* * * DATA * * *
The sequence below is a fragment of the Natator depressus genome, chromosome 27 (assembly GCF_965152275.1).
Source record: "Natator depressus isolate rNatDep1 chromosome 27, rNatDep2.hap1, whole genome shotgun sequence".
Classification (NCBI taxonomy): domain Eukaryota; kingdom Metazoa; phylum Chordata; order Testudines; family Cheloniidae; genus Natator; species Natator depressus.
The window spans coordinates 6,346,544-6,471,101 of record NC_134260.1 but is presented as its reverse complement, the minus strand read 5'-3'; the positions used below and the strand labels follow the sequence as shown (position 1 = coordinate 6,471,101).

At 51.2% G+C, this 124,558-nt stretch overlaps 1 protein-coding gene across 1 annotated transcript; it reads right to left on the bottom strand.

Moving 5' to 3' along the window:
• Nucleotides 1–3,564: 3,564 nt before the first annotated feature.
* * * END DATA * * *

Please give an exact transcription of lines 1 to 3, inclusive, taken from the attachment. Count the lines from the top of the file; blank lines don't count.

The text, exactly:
The sequence below is a fragment of the Natator depressus genome, chromosome 27 (assembly GCF_965152275.1).
Source record: "Natator depressus isolate rNatDep1 chromosome 27, rNatDep2.hap1, whole genome shotgun sequence".
Classification (NCBI taxonomy): domain Eukaryota; kingdom Metazoa; phylum Chordata; order Testudines; family Cheloniidae; genus Natator; species Natator depressus.